To every time and land.
No more can Satan harm us,
Tho long the fight may be,
Nor fear of death alarm us;
We live, O Lord, thru thee.

What praises can we offer,
To thank thee, Lord most high?
In our place thou didst suffer;
In our place thou didst die.
By heaven’s plan appointed,
To ransom us, our King.
O Jesus, the anointed,
To thee our love we bring.

I love Easter and I love contemplating everything that goes with it. I love the music, the scriptures, the family gatherings, the conversations, the knowledge, and the growth. Now I’m going to go continue basking in the glory of Bach’s musical genius while I get ready for church.


happy easter!

Looks like yesterday's "Bradley" is now Calvin. Just as a heads-up. (:

I had a fun, relaxing day, and we even got to barbecue at Judith's place. I really miss easy access to a barbecue, so it was a nice change, and good food. I finally got to feed my craving for chocolate chip cookies by making a nice double batch. I had wanted to do it for the Heroes party, but there just wasn't enough time with the papers and homework I had to get done the entire week prior. Salad and I had a nice open discussion tonight as well. I don't know how people can keep relationships afloat without good communication. One of the things that came up are my personal walls and boundaries that keep aspects of me from coming to the surface, but that's really a subject for a future blog entry.

So since it's Easter, I got to thinking about the holiday and what makes it unique. I mean, it's obvious that we're celebrating the resurrection of Christ, but I was curious what made the holiday feel different. I came to the conclusion that everything surrounding the religious aspects and origins of the holiday is connected to hope. It is obvious from passages in the New Testament that the apostles just didn't get that Jesus had to die. Peripheral to that, I'm sure all of Christ's followers were pretty much flummoxed by the turn of events - from unfair trials and unruly mobs to the suffering on Calvary and the burial in the tomb, it must have really torn them up. The man that they believed to be the Son of God had just been killed by the government and ruling religious leaders. Their master and teacher was dead. It must have been an incredibly depressing and downcast few days.

Then suddenly Mary spoke with him. Then he appeared to the apostles. Understanding dawned. He was not dead, but was risen. The plan of God was not foiled, and evil had not triumphed. Better yet and more importantly, the Atonement was complete, and hope was given to a world of sinners and people who fall short of the glory of God. Death was overcome, and repentance made possible. Because Christ died, in Christ we may all be made alive, and be partakers of the gift.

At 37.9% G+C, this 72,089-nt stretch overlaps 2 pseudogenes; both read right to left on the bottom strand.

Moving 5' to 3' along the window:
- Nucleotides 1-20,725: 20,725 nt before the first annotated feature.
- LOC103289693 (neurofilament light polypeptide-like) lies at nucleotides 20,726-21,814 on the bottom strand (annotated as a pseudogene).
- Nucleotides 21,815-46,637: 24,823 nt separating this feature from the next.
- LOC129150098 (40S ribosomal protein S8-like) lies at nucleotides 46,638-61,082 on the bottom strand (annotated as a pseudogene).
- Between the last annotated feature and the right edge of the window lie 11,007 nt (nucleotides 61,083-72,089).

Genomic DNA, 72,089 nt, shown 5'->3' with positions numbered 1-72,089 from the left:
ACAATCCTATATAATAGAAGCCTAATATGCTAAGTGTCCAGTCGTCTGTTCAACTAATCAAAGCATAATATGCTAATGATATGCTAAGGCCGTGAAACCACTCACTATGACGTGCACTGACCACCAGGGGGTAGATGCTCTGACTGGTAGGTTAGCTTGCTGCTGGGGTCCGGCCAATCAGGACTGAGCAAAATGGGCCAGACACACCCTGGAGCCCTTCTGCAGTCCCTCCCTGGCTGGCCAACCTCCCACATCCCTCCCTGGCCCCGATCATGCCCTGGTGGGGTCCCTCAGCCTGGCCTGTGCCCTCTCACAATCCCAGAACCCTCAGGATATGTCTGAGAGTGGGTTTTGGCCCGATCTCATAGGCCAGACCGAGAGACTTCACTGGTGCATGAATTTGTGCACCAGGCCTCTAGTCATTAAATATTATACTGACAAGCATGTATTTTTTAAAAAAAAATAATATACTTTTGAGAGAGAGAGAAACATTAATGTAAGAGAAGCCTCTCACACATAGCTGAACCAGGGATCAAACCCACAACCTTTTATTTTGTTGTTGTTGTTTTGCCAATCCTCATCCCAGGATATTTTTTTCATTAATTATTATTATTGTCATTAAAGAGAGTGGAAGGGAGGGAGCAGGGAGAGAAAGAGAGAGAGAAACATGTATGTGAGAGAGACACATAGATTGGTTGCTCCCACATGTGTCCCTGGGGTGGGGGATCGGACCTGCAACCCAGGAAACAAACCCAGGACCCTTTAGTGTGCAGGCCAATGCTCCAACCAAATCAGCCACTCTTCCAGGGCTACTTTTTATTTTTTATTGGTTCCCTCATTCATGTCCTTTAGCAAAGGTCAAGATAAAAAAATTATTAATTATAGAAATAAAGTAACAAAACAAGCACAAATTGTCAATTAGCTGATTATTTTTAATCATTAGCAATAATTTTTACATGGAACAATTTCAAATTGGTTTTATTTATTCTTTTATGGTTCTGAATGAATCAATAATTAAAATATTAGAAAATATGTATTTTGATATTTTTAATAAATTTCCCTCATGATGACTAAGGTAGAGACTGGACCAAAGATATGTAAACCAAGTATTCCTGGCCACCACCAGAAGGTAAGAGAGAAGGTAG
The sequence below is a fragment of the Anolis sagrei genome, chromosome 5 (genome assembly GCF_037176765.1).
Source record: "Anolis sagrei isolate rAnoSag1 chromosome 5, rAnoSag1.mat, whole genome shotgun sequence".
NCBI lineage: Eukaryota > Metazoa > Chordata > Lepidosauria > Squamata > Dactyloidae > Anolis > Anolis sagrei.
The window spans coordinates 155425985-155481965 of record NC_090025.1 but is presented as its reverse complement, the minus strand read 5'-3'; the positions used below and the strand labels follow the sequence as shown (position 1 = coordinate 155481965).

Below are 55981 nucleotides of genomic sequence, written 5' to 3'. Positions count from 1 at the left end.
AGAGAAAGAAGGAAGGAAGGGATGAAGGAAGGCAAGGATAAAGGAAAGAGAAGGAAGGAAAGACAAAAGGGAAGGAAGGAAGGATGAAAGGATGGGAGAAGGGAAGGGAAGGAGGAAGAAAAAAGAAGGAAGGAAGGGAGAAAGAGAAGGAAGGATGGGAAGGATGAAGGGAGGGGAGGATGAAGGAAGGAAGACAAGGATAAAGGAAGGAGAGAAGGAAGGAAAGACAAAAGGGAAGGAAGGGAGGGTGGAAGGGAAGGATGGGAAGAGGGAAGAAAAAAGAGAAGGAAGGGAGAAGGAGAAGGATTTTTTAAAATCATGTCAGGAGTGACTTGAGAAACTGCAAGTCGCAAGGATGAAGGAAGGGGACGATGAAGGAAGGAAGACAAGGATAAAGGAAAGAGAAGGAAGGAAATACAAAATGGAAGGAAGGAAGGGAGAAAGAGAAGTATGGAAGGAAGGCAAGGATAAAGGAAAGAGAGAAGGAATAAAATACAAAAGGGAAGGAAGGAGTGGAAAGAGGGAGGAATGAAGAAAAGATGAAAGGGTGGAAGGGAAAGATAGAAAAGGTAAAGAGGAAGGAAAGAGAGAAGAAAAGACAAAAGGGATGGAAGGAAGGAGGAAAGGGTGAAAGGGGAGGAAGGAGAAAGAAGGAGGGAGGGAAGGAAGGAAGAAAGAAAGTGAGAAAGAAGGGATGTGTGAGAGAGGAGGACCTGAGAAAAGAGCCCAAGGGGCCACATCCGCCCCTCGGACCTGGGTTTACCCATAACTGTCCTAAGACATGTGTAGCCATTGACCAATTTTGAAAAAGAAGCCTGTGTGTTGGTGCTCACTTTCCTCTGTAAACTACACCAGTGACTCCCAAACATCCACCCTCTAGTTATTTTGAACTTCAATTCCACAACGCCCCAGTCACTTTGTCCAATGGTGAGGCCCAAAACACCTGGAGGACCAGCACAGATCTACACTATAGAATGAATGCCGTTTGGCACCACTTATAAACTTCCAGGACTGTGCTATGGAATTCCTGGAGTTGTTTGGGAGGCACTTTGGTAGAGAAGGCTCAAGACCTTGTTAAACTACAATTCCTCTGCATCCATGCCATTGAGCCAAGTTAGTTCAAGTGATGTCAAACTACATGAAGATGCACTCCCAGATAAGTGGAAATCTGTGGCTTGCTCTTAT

In a world where terror dominates our news channels, where politics supercede religion, where diseases run rampant, crimes and atrocities are committed, and seemingly unbearable trials are faced, shouldered, and carried, we are reminded of the hope that comes through the Savior of the world. Christ lives, and He died for us. And beyond that, he made it possible that we can each be clean from not only the sins of the world but our individual sins as well.

Hope permeates every important aspect of Easter for me. I never really noticed it until I sat down and thought about it today. It's in the Easter hymns and children's songs, in the scriptures, in the Easter stories, and in the works of art. And it's in the spirit of the holiday, and in the Spirit. So at this time when we celebrate both the birth and the resurrection of our Lord and Savior, have hope! There's plenty of it in the Lord.

Saturday, April 7, 2007

Shoe and ships and sealing wax

I echo Drex’s sentiments about meeting those of you who decided to drop by last night. I wish we had gotten to talk more, but it was definitely fun getting to see you. Who new that Heroes could do so much to bring friends together (I’ll bet the pizza helped a little (: )? I’m definitely looking forward to many more activities over the summer.

As Drex mentioned, he talked to his brother Thursday night and things seemed to go pretty well. I’ll admit though, I wondered if his brother was really as ok as he said he was. Turns out that like me when I found out, he’s had a hard time wrapping his mind around everything. It doesn’t really help that he’s trying to synthesize everything at once, but I think he’ll survive. Bob (I hate using pseudonyms sometimes) and I talked for about 45 minutes when I picked him up for the Heroes party and then for an hour and a half after Drex and I got back from dropping off the last of our party friends. Bob continues to prove the fact that he’s a pretty special and unique kid. I wish I could outline our conversations for you so you all could appreciate the kind of person that he is, but as it was uber late and I was uber tired, the details are a bit fuzzy for me.

I’m watching the food network as I’m writing this and I have to say, some of the things they do are just nuts! This chick was using a cake decorator frosting putter-oner (yes, I made up a new label) to put tarragon butter on cucumber sandwiches for kids. First of all, WHAT CHILD WOULD WILLINGLY EAT A CUCUMBER SANDWICH??? Second of all, that’s way too much work for a kid’s meal. Anyway, I digress.

I feel like I should wax spiritual, but I’m just not as good at expressing everything I think and feel as I want to be. I’ll have to think on it and come up with some really good, but short, treatise on something. Alright, I have to go drop my roommate off and then work on not being lazy for the whole day…


heroes and papers